For WCCP redirection to work correctly, it is required that you bind your proxy listener port to 0.0.0.0 (For example the default 0.0.0.0:9090). You must not bind your port to any specific interface IP or localhost as otherwise the redirection will not work and traffic will not be answered. You can find the proxy listener port config under Configuration > [[ Appliance Name ]] > Proxies > HTTP Proxy
Switching from Proxy HA, Transparent Router or Transparent Bridge to WCCP
It is important to reboot your appliance once when switching from Proxy HA, Transparent Bridge or Transparent Router mode in order to unload the network driver that handles the transparent interception and redirection of the traffic. This is only required once. Later on you can enable and disable WCCP without any reboots.
All Settings are entered on one screen under Configuration > [[ Appliance Name ]] >> Proxies >> Transparent Proxy >> WCCP
Add or modify a WCCP service definition:
Service ID: The service ID must match the router config and it is highly recommended to only use a value from 51-98. Service IDs 0-50 are static and reserved for “well known services” with predefined configurations. Service IDs 51-255 are dynamic and involve negotiation between the WCCP peers. This configuration shows 51 for the service ID. “Web-cache” is a Cisco reserved keyword that refers to well-known Service ID 0 and will only redirect port 80 regardless of port settings in the MWG GUI. See also: http://www.ciscopress.com/articles/article.asp?p=1192686&seqNum=2 this article focuses on WAAS but includes useful information about WCCP.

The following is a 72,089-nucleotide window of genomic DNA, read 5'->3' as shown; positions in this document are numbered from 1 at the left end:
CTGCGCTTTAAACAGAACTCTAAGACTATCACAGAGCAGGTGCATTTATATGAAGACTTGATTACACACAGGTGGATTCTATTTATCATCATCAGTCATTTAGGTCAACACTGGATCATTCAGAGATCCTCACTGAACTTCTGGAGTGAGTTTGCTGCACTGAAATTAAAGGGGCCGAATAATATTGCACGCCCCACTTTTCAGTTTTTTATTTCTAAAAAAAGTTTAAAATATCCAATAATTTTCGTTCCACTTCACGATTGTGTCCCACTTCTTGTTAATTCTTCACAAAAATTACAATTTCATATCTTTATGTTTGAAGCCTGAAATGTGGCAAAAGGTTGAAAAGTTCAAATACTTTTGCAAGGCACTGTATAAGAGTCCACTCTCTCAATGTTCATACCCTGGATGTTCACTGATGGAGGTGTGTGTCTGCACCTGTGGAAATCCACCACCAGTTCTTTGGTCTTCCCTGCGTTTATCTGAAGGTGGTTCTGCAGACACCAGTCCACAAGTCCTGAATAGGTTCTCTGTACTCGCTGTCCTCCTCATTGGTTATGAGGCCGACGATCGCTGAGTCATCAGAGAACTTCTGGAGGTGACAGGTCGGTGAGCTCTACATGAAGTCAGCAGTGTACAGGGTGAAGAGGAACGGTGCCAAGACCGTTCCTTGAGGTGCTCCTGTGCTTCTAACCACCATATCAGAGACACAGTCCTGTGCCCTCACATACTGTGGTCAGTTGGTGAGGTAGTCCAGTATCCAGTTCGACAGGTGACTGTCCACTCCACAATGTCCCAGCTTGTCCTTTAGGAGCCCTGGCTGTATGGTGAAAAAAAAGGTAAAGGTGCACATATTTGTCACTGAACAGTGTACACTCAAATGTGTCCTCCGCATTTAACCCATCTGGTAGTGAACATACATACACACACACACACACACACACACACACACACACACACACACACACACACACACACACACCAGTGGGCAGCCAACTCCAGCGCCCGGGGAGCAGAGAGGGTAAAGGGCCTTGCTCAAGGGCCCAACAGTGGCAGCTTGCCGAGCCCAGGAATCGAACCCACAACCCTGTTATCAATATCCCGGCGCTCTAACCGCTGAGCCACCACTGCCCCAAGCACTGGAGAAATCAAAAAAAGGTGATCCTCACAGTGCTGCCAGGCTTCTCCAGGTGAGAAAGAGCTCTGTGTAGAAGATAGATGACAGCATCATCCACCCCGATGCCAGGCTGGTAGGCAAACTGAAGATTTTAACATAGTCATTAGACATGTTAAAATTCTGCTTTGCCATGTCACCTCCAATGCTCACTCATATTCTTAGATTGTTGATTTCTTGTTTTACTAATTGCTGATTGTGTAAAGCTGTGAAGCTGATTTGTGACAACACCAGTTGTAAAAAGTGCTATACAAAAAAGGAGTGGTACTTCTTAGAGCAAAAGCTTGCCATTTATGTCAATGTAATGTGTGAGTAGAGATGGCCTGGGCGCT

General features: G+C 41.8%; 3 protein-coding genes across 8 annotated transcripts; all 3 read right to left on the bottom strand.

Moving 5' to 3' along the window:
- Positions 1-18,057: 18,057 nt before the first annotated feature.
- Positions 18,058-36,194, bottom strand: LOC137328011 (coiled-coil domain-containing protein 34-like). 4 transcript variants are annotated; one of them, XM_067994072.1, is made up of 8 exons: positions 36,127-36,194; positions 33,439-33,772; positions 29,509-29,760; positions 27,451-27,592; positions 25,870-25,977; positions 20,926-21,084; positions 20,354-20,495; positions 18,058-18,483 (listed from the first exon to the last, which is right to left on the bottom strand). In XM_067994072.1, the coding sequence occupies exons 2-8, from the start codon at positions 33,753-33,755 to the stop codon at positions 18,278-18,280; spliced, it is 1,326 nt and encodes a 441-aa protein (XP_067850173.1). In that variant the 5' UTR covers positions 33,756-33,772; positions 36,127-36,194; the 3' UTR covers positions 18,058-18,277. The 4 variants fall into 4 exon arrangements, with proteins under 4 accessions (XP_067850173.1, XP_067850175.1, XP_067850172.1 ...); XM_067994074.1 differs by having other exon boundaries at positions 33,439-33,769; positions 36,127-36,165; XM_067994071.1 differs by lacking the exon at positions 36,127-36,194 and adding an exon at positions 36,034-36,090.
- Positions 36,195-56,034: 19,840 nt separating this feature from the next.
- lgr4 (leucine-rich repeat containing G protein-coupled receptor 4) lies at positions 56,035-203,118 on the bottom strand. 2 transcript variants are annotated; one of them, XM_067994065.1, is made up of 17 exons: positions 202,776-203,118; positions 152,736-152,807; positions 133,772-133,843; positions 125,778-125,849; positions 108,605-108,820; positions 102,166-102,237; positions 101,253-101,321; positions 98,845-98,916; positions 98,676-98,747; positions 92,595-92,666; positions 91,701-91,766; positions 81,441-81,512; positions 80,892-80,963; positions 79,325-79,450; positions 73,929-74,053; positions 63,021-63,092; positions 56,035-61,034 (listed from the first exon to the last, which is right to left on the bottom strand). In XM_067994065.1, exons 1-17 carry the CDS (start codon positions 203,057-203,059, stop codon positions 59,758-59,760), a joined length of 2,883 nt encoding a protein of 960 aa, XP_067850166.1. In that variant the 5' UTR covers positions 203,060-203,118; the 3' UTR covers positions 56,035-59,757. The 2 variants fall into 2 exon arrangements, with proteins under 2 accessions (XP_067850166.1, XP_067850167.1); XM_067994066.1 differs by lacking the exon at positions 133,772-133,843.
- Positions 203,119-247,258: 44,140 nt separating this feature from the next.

WCCP Router Definition: Multiple routers can be listed in the Router field or a multicast address can be used. Note that if a multicast address is used, “group-address” and “group-listen” must be used in the router or switch configuration
Ports to be redirected: Keep in mind that the Web Gateway is primarily an HTTP proxy so any ports redirected to the HTTP proxy port must be used for valid HTTP traffic or tunneled SSL traffic. Redirection of FTP traffic or other protocols is not supported. Any ports that need to be filtered and treated as SSL, other than 443, must also be added under Configuration > Proxies > HTTP Proxy > Edit Proxy Listener > Ports treated as SSL. If WCCP v1, is used, there are no configuration options available on McAfee Web Gateway and only port 80 traffic will be filtered.
Proxy Listener Address: This the physical IP address for the local NIC that you wish to have traffic redirected to.